Professor Yunus is urging South Australians including business and political leaders, not-for-profits and entrepreneurs, to embrace his mission to achieve zero poverty, zero unemployment and zero carbon emissions.

“It’s time to admit that the capitalist engine is broken,” Professor Yunus says.

“In its current form, it will inevitably lead to inequality, unemployment and environmental destruction,” he says.

Professor Yunus articulates the push for a new form of capitalism in his latest book – A World of Three Zeroes: The New Economics of Zero Poverty, Zero Unemployment, and Zero Net Carbon Emissions.

“I’m calling on a greater commitment to innovation which is focussed on reducing poverty, improving healthcare, education and reducing pollution to protect the environment,” Professor Yunus says.

Pioneering the concepts of microcredit and microfinance, Professor Yunus founded the grassroots Grameen Bank in Bangladesh.

“By establishing Grameen Bank, we’ve helped millions of Bangladeshis out of rural poverty by lending them small amounts of money, or microfinance, to set up their own businesses,” Professor Yunus says.

“The model we are working with is to help people who are too poor to qualify for a traditional bank loan and give them the finances to start their own business,” he says.

“Most of the beneficiaries are women and the loans system is based solely on trust. It’s workable, as 98 per cent of loans are repaid.”

Grameen began rolling out micro-finance branches in the United States a decade ago, and last year provided $600 million worth of loans. To date, $27 billion has been leant to nine million women who are living in some of the world’s poorest communities.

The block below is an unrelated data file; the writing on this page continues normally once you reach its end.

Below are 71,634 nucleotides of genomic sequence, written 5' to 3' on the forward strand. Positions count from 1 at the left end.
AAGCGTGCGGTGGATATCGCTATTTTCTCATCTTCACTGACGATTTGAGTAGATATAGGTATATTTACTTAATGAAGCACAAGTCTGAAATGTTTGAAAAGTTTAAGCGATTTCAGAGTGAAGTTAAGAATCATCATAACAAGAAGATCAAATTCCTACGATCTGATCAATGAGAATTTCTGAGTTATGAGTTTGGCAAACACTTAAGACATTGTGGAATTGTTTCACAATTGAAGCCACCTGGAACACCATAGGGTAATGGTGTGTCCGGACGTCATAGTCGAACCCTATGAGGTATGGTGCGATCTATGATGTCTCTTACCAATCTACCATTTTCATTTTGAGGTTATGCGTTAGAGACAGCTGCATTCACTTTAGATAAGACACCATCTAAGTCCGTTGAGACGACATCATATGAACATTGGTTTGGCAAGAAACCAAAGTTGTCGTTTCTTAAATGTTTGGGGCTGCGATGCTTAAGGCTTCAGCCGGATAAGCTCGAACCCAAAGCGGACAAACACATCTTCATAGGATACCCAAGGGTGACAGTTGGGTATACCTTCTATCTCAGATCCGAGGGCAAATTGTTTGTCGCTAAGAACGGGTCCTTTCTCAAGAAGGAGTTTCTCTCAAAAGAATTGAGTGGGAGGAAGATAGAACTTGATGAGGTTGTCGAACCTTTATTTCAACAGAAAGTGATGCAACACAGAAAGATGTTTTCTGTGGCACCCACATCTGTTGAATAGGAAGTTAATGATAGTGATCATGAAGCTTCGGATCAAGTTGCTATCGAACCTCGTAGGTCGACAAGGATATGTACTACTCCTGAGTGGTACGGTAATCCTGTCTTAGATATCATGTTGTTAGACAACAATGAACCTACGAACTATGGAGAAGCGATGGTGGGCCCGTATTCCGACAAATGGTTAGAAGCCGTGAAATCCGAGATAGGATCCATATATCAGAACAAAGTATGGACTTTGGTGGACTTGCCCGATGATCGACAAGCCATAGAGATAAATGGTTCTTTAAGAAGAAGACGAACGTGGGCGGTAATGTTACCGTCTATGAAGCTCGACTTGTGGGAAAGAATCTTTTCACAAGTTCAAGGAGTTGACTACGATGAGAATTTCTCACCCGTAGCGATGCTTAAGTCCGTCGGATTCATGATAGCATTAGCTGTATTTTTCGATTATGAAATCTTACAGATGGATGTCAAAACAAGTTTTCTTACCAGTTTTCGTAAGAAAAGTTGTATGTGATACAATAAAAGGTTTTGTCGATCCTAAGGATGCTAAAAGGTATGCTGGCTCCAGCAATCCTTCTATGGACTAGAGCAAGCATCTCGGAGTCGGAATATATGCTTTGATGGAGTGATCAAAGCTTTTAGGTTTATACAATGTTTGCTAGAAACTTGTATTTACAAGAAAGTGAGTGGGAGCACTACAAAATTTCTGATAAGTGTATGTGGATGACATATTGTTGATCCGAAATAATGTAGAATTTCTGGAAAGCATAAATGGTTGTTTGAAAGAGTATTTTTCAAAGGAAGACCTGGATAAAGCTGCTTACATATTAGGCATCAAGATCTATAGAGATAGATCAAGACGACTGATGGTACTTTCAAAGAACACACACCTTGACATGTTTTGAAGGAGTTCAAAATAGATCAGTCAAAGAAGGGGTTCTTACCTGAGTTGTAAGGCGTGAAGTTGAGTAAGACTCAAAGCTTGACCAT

In Australia, Grameen Bank is looking to open its first micro-finance branch at Grafton in New South Wales.

The Don Dunstan Foundation’s Executive Director David Pearson says Professor Yunus has created a legacy of real social change in not only Bangladesh but now in many western countries.

“Capitalism is undergoing a revolution and more and more social enterprises are now being created with a commitment to the “Three Zeroes” concept,” Mr Pearson says.

“The social-business model offers a challenge to South Australians to do more and tap into the creativity of young people, utilise latest technology and establish new social enterprises here.”

STEMSEL Foundation in collaboration with the Yunus Centre in Bangladesh, have developed a global movement of Dr Yunus Young Ambassadors (DYYA), to implement the principles of the Three Zeroes, across the social sector, business world, academia and government.

Professor Yunus was awarded the Nobel Peace Prize in 2006 for founding the Grameen Bank and pioneering the concepts of microcredit and microfinance. He’s also the bestselling author of “Banker to the Poor.”

Professor Muhammad Yunus – Adelaide events

 WHEN: Thursday, 22 March 2018

WHERE: Australasian Social Business Forum with Professor Yunus at Pembroke School (Theatre), 18 Holden Street, Kensington Park – 10.15am until 3.00pm. Cost: General admission $132 and student/concession $66.

The world’s first social business by kids will be launched to provide scholarships for people in need.

Tickets: https://www.humanitix.com/event/australasian-social-business-forum-2018/